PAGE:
receive and believe without understanding or recon-


ciling it with His self-sufficingness, the mystery of
God's dependence and indigence, love will but
slumber in our heart, as fire in the cold, hard flint
till struck from it by the steel.

But let us once look upon the love-worn face
of the Man of Sorrows, and read in its lines,
its tear-stains and blood-stains, the record of
the ravages of Divine love, pent up and com-
pressed within the narrow walls of a finite heart ;
let us but see in Him the Spouse of man's thought-
less, thankless soul, coming to us in beggary, poor,
naked, hungry, and thirsty, to be enriched, and
clothed, and fed, and refreshed by our love; let us
but hear Him as He knocks at our heart's portal
and cries : " Open to Me, My sister, My spouse, for
My hair is drenched with the dew, and My locks
with the night rain;" let us but realize that in
very deed our God wants us, pines for us, hungers
and thirsts for us, and lo ! we have passed from
death unto life, from twilight to noonday, we have
found a key to the seeming extravagances, the
follies, the delirium, the reckless prodigalities of the
saints and of the King of saints, to whom not to
suffer was to die. Were that light to break upon us
only for a moment we could understand, as now we
cannot, the love that burned so fiercely in the heart
of Teresa, a love stronger than death ; bearing all
things, believing all things, hoping all things, endur-
ing all things ; a love which swept aside every
obstruction in its impetuous course ; a love which
for twenty dark years endured the searching sword
of separation from the Beloved, the privation of all


consciousness of His presence, of all sensible conso-
lation and spiritual joy ; a love whose insupportable
strength at last shattered the too straitened vessel
of her heart, and lending wings to her emancipated
soul, bore it up to its nest in the embrace of God ;
towards the life of painless love matured and made
perfect by suffering. 1

1 A further elucidation of the doctrine of pain will be found in
the Appendix


Ah ! Christ, if there were no hereafter
It still were best to follow Thee ;

Tears are a nobler gift than laughter ;

Who wears Thy yoke, alone is free. — C.K.P.

It may not be altogether useless and unprofitable
for us to see in what sense, if in any, we can accept
the sentiment embodied in these lines, and recon-
cile it with the teaching of St. Paul, where he tells
us 1 that if our hope in Christ be only for this life,
then are we of all men most to be pitied, and
where he asks, what will it profit him (humanly
speaking) to have fought with wild beasts at
Ephesus if the dead rise not ? " Let us eat and
drink, for to-morrow we die." Let us snatch the
fleeting day as it slips by, let us seize on each
precious " now " and make the most of it, let us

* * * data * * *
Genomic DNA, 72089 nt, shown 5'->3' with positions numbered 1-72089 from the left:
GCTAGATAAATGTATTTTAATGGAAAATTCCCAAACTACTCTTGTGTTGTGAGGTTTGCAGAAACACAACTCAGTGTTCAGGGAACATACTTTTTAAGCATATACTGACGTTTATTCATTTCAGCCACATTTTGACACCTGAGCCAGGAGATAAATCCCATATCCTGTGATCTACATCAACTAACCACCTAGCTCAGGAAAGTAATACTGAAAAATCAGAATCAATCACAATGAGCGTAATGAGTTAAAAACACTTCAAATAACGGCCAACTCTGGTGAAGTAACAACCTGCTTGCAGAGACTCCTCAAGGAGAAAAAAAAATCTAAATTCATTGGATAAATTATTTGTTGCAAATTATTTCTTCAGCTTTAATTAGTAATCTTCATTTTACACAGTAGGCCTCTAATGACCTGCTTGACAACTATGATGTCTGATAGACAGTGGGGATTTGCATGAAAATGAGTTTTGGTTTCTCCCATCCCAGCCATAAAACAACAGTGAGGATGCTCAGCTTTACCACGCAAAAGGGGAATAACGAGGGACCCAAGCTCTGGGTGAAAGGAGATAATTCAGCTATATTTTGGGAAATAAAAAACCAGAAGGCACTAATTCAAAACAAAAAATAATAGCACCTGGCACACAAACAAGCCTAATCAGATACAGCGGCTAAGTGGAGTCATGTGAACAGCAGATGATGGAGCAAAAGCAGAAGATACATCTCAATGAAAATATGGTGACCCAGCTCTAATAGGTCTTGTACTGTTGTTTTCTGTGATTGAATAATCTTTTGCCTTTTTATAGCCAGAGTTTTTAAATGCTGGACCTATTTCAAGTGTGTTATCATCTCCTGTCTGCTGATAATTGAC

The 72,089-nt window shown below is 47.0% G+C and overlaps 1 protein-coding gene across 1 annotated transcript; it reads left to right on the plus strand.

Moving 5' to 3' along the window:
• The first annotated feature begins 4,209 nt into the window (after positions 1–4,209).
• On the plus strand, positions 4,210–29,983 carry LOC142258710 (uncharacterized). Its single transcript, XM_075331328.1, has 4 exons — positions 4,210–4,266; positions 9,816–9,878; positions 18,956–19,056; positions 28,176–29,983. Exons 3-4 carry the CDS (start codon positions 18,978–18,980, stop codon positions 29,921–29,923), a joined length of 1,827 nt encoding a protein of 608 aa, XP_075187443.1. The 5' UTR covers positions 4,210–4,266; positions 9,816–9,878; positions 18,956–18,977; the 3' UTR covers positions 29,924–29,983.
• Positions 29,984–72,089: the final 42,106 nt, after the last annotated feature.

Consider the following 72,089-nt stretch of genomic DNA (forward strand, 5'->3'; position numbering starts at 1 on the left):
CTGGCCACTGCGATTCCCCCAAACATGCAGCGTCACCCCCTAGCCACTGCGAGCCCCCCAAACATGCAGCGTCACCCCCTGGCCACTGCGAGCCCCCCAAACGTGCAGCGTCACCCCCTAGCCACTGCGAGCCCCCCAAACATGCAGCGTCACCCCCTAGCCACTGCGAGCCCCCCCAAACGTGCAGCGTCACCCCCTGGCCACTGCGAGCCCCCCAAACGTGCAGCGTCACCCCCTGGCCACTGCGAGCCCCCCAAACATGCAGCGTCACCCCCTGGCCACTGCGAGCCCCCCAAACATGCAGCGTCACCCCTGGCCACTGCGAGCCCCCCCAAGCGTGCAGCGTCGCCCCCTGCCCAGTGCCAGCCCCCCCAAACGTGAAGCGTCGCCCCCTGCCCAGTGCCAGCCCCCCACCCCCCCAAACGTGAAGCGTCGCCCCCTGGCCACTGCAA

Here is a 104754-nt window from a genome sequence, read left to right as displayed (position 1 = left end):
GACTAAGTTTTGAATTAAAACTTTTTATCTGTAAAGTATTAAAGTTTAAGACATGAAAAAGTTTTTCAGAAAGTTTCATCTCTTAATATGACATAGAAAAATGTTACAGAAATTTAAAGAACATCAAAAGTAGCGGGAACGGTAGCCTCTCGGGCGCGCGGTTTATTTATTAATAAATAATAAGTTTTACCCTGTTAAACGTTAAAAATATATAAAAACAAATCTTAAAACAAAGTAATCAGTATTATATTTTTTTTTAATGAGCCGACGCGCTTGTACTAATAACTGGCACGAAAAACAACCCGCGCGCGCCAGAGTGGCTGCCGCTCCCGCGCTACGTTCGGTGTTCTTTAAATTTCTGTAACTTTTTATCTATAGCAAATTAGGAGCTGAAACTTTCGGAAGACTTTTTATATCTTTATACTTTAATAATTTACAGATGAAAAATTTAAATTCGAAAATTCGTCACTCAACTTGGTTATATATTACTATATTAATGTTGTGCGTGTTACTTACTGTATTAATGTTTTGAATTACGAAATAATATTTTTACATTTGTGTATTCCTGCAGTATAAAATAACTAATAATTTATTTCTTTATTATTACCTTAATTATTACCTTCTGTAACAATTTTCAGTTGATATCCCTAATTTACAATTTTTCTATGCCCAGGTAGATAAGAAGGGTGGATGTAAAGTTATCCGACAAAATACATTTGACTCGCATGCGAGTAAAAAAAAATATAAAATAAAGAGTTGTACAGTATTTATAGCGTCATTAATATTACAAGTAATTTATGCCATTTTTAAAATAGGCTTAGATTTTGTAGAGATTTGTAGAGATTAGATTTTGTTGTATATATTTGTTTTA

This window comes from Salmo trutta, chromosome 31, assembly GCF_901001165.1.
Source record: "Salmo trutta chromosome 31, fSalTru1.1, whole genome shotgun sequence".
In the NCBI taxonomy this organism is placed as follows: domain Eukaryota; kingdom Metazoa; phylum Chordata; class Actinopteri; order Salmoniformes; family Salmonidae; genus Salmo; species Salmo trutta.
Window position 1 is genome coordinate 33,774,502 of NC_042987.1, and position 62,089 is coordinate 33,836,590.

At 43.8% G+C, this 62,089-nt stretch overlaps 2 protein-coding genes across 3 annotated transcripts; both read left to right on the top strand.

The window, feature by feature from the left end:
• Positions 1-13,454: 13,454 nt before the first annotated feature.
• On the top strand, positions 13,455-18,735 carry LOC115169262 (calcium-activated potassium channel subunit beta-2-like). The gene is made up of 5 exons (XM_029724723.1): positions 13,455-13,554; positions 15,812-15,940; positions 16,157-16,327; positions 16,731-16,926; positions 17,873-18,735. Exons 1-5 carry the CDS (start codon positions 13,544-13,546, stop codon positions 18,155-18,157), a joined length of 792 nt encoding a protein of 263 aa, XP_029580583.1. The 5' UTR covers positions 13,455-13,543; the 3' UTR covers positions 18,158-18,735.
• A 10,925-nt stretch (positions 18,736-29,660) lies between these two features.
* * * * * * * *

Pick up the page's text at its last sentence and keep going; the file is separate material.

crown ourselves with the perishable roses of life
before they fade, let us, not work, but rejoice and
make merry "while it is yet day," ere the sombre
night of death wrap us in everlasting darkness and

St. Peter says to our Saviour : " Lo ! we have
left all and followed Thee ; we have forsaken all
that makes life valuable to the majority of man-

1 i Cor. xv.


kind, and we have embraced the life of the Cross ;
what therefore shall be our reward ; what shall we
get by it ? " And Jesus answers : " Amen, I say to
you that you who have followed Me, in the Resurrec-
tion, when the Son of Man shall sit upon the throne
of His majesty, shall sit on twelve thrones judging
the twelve tribes of Israel. And every one who
shall have left home, or brethren, or sisters, or
father, or mother, or wife, or children, or lands for
My Name shall receive a hundred-fold in the present
life, with persecutions, and shall possess everlasting

At first hearing, this question of St. Peter's seems
to spring from a sentiment altogether opposite to
that which is expressed in the words :

Ah ! Christ, if there were no hereafter,
It still were best to follow Thee ;

and to that which taught Aquinas to answer the
question: "What reward wilt thou have?" with,
"None other than Thyself, Lord;" and which made
a Kempis cry out : " I had rather be a stranger
upon earth with Thee, than possess Heaven without
Thee. Where Thou art, there is Heaven ; " and taught
St. Francis Xavier to sing : " My God, I love Thee,
not because I hope for Heaven thereby; " and even
which broke from the lips of Peter himself when he
cried, " Lord, though all men should forsake Thee,
yet not I. I will lay down my life for Thee; I am
ready to go with Thee to prison and to death " — as
though he would say : " Better to fail with Thee,
than to triumph without Thee; Truth is none the


less great even should it never prevail, and the
gloom of Calvary no less glorious than the brightness

And so if we look closely into the matter we
shall find that the very form in which he puts his
seemingly ignoble question, exculpates him from all
ignoble intent. " Lo, we have left all and followed
Thee ; what therefore shall be unto us ? " Evidently
then, when they left all and followed Him, they
were moved by no definite prospect of other gain,
and it is only some considerable time after the event
that human prudence wakes for a moment from its
dream, to seek reason for what has been done
unreasoningly, in defiance of worldly wisdom, in a
sudden burst of Divine enthusiasm. There was no
reasoning or calculating, no quid erit nobis ? when,
at a word, or a glance, they left all and rose up and
followed Him, lured away from home and kindred
and possessions by the spell of His wondrous per-
sonality, by the irresistible magnetism which draws
the soul back to the bosom of God, whence it
came. He Himself was that hundred-fold beside
whom all gain sesmed but loss, whose possession
secured an immutable peace in the midst of the
bitterest persecution and temptation ; He was that
pearl of great price, cheaply purchased at the sacri-
fice of home and brethren and sisters and father and
mother and wife and children and lands. Nor did
they pause to think, as they let go everything to